Human-centered continuous improvement is a learning journey that is guided by mindsets and methodologies that center the human experience. This approach seeks first to deeply understand the diverse experiences, motivations, and values of those who are impacted the most by the systems we are trying to improve.
The continuous improvement process involves examining the systems we are trying to improve to find the root cause of an issue in order to design and test problem-specific changes. Design teams then develop and test changes on a small scale in rapid, iterative cycles that allow for revision and fine-tuning based on the learning. This process not only informs system changes that can then be scaled at a building, district, or regional level, but is shared within our networks to accelerate learning within our field.
Continuous Improvement Model in Action
WREN coaches, with local improvement teams, use the Plan-Do-Study-Act (PDSA) cycle as the main vehicle for identifying improvement ideas directed towards supporting our aim statement. PDSAs provide discipline and structure to our inquiry. The process enables us to test out changes on a small scale, build on the learning in a structured way, and try various contexts before full implementation. PDSAs help teams make data-based decisions that avoid one-size-fits-all solutions.
To be human-centered means that our improvement process prioritizes the perspectives and experiences of the people we are designing for.
When done well, a human-centered approach drives the creation of products and services that resonate more deeply with an audience and, thus, have greater impact. To be human-centered requires teams to diversify and be inclusive. And it means developing empathy for the users in our system. In other words, we need to deeply understand the diverse experiences, motivations, and values of students, families, and educators themselves. (Nelsetuen, K., Gillet, J., Overton, B., Smith, J., Tronco, A., & Whitlock, E. (n.d.). Human-Centered. Coaching for Improvement.)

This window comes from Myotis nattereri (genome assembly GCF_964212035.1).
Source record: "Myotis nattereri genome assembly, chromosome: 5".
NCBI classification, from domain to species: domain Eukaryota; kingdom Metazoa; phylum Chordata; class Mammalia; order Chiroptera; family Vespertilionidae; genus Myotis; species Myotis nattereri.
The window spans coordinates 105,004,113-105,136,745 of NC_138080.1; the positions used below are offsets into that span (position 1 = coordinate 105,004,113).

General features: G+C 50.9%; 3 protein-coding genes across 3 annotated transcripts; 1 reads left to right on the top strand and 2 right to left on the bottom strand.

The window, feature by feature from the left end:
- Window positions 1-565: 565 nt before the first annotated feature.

As an educator-led, improvement-focused network that elevates and embraces teachers' voices, the WREN emphasizes the Oregon Equity Lens to interrupt historical patterns of inequities and support educators through every stage of their career, from recruitment through retirement.
We value taking the time to pause and reflect on our processes. Whose voices have been included and who has informed the problem(s) we are trying to address? Are we doing this with the community who is being impacted or for? If the answers to any of these questions elevate additional actions that should be taken, how might we ensure all the voices are at the tables? What steps need to be taken?
From OEA Educator Empowerment Academy
It's ok to take risks and learn from "failure." We define failure as learning that doesn't work.